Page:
By: Bruce Buchanan, Sebelist Buchanan Law

The owner of Southeastern Provision slaughterhouse, James Brantley, has been sentenced by Federal Judge Ronnie Greer to 18 months in federal prison as a result of his illegal conduct, which led Immigration and Customs Enforcement (ICE) to raid his plant in April 2018. Previously, Brantley had pled guilty to federal charges of tax evasion, wire fraud and employing undocumented workers.

Brantley should consider himself lucky as he could have been sentenced for of up to 30 years in prison. Due to his cooperation with federal authorities, the prosecutors recommended a reduced sentence. Brantley and his lawyer had asked he be spared jail time. But Judge Greer called a sentence of probation a step too far. He sentenced Brantley to 18 months in prison, plus three years on probation.

Judge Greer stated: "I cannot impose a probationary sentence in this case. In my view, to do so would undermine respect for our court system and create a situation where people would draw the conclusion that a certain class of people are treated more leniently than others. This is an offense made even more serious in my view because of the political climate of today. The impact has been quite severe for many (of the plant's former workers). Many of them have been separated from their wives, their husbands, their children. Some of them have gone to jail."

"It’s important that we hold employers like Brantley accountable," said Stephanie Teatro, co-director of the Tennessee Immigrant and Refugee Rights Coalition.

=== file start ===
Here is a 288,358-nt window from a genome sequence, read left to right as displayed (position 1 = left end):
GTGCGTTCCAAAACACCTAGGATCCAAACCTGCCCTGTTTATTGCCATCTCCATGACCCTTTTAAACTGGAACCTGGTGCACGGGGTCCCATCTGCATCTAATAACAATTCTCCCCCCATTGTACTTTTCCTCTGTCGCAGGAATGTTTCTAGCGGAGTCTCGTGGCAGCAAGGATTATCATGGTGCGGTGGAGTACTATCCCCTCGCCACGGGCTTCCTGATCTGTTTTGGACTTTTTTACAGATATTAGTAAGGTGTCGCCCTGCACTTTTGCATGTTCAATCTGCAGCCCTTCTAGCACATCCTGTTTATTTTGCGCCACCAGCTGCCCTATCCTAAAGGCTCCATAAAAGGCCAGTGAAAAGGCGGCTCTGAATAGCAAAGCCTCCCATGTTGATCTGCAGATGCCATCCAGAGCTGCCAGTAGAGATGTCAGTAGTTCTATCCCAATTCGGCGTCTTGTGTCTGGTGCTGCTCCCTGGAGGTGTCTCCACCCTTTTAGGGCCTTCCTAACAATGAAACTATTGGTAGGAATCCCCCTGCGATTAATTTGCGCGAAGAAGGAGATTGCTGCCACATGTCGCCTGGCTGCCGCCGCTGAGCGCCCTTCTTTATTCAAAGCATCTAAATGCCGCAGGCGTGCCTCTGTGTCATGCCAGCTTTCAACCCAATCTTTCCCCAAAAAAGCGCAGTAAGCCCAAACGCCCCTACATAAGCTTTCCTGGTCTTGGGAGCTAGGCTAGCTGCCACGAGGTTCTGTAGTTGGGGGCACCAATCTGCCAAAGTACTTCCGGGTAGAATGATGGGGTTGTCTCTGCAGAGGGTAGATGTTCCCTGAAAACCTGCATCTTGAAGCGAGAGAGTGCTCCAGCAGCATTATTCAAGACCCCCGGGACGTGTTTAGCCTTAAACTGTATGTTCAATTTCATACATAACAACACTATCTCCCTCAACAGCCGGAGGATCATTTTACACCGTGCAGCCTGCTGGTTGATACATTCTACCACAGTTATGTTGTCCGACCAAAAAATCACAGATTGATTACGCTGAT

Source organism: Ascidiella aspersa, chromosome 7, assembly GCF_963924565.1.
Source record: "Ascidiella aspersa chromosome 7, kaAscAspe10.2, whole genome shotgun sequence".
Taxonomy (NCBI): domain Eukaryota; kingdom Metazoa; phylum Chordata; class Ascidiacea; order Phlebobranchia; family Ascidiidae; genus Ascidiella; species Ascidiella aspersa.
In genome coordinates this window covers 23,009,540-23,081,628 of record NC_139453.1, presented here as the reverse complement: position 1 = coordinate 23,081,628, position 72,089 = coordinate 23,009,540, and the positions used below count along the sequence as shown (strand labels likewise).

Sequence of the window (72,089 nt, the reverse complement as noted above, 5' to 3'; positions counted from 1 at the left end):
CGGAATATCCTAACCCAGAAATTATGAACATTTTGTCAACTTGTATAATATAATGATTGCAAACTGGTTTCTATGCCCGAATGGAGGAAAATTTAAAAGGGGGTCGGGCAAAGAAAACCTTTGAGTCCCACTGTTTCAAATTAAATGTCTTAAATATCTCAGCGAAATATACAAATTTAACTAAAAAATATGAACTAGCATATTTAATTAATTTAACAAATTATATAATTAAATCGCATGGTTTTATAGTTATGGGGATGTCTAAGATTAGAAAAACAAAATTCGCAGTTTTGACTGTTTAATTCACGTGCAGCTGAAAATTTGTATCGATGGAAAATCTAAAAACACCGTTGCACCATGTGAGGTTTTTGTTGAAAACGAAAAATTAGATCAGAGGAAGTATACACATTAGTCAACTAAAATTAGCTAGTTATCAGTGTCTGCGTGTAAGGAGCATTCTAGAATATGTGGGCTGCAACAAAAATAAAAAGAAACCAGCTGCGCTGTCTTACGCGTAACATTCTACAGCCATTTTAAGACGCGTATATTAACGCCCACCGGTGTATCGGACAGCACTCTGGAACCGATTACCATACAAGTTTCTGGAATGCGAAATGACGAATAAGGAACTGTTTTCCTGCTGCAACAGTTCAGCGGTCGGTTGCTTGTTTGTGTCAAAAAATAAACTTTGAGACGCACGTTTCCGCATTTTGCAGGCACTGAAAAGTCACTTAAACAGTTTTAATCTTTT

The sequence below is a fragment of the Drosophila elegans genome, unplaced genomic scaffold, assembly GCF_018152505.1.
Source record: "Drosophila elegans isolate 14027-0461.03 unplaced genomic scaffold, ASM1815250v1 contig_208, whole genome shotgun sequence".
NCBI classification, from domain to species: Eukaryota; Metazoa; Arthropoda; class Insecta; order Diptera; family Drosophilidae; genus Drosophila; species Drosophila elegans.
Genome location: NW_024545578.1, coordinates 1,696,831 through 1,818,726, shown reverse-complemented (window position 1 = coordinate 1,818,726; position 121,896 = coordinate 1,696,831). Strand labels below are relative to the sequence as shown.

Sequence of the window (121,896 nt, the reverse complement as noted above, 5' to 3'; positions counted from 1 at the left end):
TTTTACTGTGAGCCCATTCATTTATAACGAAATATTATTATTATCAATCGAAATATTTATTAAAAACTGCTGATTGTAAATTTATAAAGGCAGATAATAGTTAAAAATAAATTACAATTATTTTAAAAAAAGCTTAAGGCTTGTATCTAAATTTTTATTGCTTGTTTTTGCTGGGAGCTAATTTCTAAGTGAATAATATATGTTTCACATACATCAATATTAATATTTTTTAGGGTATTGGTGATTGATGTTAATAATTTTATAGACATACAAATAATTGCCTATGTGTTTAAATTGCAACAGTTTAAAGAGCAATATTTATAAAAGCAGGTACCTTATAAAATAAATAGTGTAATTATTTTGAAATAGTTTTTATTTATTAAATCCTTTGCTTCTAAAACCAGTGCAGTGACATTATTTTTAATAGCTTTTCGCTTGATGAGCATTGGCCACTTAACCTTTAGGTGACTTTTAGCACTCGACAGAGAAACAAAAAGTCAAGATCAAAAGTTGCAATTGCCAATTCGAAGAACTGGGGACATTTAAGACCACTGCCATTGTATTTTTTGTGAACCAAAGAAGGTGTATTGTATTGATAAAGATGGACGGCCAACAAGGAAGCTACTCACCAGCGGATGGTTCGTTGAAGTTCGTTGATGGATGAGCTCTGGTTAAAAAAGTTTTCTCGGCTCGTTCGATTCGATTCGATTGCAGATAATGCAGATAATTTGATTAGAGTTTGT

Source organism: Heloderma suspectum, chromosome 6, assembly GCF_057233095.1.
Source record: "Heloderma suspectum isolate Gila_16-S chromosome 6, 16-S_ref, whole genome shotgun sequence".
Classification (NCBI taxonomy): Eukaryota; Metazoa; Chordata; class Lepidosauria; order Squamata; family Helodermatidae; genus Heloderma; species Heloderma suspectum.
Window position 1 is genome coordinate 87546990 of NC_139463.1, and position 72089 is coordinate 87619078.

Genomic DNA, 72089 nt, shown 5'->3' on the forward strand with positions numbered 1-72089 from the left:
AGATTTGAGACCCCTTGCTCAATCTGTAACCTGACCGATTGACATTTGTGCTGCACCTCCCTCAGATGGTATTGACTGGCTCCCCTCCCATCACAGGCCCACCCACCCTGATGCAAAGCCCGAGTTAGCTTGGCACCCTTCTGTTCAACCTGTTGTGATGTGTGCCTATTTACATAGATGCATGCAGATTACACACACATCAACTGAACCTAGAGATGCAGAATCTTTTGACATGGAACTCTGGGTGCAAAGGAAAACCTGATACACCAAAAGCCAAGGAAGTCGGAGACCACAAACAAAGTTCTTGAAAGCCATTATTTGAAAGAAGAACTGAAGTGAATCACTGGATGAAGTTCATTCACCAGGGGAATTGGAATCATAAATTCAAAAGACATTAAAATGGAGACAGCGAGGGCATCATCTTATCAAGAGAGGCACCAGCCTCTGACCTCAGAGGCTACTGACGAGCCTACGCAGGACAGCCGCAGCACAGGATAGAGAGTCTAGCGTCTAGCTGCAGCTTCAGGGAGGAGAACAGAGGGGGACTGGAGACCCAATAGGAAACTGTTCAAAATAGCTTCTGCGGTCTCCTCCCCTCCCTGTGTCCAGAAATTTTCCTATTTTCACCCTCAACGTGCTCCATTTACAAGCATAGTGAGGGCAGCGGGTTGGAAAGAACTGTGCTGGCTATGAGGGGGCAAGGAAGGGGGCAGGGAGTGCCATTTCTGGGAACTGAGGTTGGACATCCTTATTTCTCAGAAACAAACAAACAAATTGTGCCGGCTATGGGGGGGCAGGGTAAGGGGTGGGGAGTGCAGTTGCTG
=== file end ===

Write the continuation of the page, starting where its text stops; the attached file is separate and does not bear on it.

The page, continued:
According to court records, Brantley began hiring undocumented immigrants, mostly from Mexico and Guatemala, 20 to 30 years ago. Initially, Brantley and Southeastern Provision did not ask for or require any identification and never had I-9 forms completed on employees hired. In more recent years, Southeastern Provision asked for Social Security numbers and floor supervisors encouraged workers to submit fake numbers. However, it still did not ever complete I-9 forms. The slaughterhouse's floor supervisors, Carl and Jason Kinser, were each sentenced to three years’ probation in June 2019.

Southeastern Provision ducked about $2.5 million in payroll taxes by hiring undocumented immigrants to work in the Southeastern Provision slaughterhouse in Bean Station and paying them in cash for 20 years.

Seventy-three of the men and women arrested in the April 5, 2018 raid are awaiting Immigration Court dates to determine whether they'll be deported. Others have already been sent back to their native countries.

If you want to know more information on issues related to employer immigration compliance, I recommend you read The I-9 and E-Verify Handbook, a book I co-authored with Greg Siskind, and available at